On Digital Content

Recently, J.A. Konrath has a post on his blog about how he believes that ebooks are the future of the publishing industry. I don't necessarily disagree with him, but I've got some issues with his discussion of people who are resisting books in digital form that I wanted to address.*

1. Konrath's first point is this:

I love the feel of a regular book.

I hear this a lot. The tactile experience of cracking open the spine and turning the pages. The smell and feel of paper. We grew up reading paper, and we have a good relationship with it that fosters warm feelings.

But what if we grew up reading ebooks? Would paper have a single advantage? Who's to say you can't form that same bond with an ereader?
I'm sure you can form a bond with an ereader. And I'm sure that people growing up now are much more comfortable reading ebooks than even I am (and I'm pretty comfortable with digital content). And I'm not saying that ereaders won't become the dominant form of presentation of content. But there is something in human nature that enjoys tradition, too. They still make vinyl records, you know, and people still listen to them. People still write with fountain pens on actual paper. The traditional book is not going to be abandoned in favor of digital media entirely, ever, and especially not if print on demand technology becomes commonplace in physical bookstores (thereby reducing printing cost).

2. Konrath's second point (this one quoted in its entirety):

I want a tangible product.

Me too. I have over five thousand books. I love owning them. I love how they look on the shelf. I love perusing my library.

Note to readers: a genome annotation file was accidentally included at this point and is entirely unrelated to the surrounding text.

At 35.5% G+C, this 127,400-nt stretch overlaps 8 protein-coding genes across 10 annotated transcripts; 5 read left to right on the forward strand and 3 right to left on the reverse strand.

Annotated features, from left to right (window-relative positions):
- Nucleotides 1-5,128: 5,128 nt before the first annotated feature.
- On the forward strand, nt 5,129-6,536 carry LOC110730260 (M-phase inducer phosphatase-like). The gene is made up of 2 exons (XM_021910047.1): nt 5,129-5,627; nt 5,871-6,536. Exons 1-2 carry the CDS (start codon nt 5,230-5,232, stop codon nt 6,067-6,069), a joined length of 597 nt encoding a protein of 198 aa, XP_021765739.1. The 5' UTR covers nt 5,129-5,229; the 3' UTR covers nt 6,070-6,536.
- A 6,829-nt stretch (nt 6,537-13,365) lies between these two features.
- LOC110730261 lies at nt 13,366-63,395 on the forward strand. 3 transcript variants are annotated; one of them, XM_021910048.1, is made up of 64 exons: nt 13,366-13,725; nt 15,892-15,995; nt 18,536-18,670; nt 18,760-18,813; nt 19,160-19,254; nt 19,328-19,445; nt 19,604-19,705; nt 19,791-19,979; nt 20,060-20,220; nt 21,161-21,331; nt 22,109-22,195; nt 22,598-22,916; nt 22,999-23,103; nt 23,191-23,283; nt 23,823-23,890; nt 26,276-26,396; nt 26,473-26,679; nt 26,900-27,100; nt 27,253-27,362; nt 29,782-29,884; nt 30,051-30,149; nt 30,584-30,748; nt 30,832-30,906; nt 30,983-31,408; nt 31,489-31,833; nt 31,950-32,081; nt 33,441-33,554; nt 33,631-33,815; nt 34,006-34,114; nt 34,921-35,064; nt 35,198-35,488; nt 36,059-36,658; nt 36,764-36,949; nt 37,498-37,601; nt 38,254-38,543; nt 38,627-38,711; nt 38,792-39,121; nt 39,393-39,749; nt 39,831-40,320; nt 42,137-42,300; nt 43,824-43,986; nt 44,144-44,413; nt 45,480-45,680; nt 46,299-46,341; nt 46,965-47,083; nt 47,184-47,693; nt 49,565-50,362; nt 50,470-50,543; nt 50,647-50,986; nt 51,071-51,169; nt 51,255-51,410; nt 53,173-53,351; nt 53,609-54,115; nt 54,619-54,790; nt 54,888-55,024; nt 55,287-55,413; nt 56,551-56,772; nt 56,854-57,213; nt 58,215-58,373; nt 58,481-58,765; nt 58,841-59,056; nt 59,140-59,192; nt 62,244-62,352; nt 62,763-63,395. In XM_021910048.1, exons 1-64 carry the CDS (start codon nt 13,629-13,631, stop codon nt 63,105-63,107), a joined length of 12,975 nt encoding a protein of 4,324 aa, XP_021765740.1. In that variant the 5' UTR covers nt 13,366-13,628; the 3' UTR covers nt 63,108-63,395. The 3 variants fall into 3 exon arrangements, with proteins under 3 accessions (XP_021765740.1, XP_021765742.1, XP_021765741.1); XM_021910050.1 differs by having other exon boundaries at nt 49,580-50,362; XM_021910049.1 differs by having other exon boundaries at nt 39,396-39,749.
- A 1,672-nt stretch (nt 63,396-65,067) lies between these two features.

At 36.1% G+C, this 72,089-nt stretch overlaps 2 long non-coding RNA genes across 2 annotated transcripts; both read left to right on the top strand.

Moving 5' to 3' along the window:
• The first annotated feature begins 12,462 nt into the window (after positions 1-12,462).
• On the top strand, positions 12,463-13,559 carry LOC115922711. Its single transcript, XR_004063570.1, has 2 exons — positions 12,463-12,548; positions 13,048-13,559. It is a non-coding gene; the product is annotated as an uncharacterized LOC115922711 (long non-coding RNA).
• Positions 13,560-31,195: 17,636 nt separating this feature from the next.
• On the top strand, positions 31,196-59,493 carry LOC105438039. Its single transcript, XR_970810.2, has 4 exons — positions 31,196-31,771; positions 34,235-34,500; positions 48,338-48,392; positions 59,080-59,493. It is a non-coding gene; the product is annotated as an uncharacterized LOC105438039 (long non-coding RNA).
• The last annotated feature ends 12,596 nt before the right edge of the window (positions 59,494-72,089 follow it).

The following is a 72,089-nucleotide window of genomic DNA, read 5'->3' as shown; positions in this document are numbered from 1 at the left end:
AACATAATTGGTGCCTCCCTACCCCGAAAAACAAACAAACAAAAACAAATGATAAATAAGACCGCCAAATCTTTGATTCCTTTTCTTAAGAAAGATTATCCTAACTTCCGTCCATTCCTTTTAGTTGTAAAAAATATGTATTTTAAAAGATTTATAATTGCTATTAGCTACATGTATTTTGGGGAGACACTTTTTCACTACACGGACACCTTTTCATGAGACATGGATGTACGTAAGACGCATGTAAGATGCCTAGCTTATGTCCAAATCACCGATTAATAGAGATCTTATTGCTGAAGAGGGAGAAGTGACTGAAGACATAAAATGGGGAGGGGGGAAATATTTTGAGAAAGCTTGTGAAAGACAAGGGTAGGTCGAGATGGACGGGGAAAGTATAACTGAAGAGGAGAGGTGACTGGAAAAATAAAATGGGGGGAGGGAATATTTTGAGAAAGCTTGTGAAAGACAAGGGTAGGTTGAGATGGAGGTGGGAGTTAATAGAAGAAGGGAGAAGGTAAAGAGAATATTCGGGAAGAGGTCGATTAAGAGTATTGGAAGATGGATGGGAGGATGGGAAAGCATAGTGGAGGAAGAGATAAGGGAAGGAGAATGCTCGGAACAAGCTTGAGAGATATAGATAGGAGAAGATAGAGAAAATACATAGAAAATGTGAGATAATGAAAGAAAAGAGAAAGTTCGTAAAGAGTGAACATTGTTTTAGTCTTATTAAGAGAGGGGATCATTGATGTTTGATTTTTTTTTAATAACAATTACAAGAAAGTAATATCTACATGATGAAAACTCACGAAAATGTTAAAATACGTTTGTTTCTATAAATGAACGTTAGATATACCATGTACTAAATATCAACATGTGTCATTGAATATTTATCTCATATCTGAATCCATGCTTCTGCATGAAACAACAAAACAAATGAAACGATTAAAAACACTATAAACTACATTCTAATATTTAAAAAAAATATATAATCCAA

But I'll be honest here. I used to have over a thousand cassette tapes. I loved owning them. I loved how they looked on the shelf. I loved perusing my music library.

Then CDs came along, and I repeated the love affair.

Eventually I got my first iPod.

I don't even own a CD or cassette player anymore.

I still love to own. But now I own digital files. I still love to peruse my music library. Except now I do it on iTunes.

Tangible is only a state of mind...
Do you see the problem with Konrath's argument here? Because it's embedded in his analysis. He says that he "owns" digital files, but that's just it.

He doesn't.

I mean, sure, maybe he does own some of the music he has in digital format, just like maybe a reader owns some of the books she has in digital content. But if he bought his music from a legal online music provider like iTunes or Rhapsody, he doesn't own it. He licenses it.

Just like those people who bought 1984 from Amazon didn't own that book either, as they discovered when Amazon TOOK IT BACK.** You know what doesn't happen when I buy a physical book from Amazon, even if they shouldn't have sold me that book in the first place***? They do not get the right to come into my house and take the book back from me. It's mine. I own it. FOREVER.

What you might also notice in Konrath's argument is the forces of the market at work. He had cassette tapes and then he replaced them with CDs and now he has digital music. In manufacturing terms, this is called "forced obsolescence"--rendering a product useless or obsolete by failing to support it. You can get a turntable nowadays, and a CD player, and a cassette player, if you really want one, but the idea is that you don't. Instead, the market encourages you to re-purchase your music in a new format to go with the new device.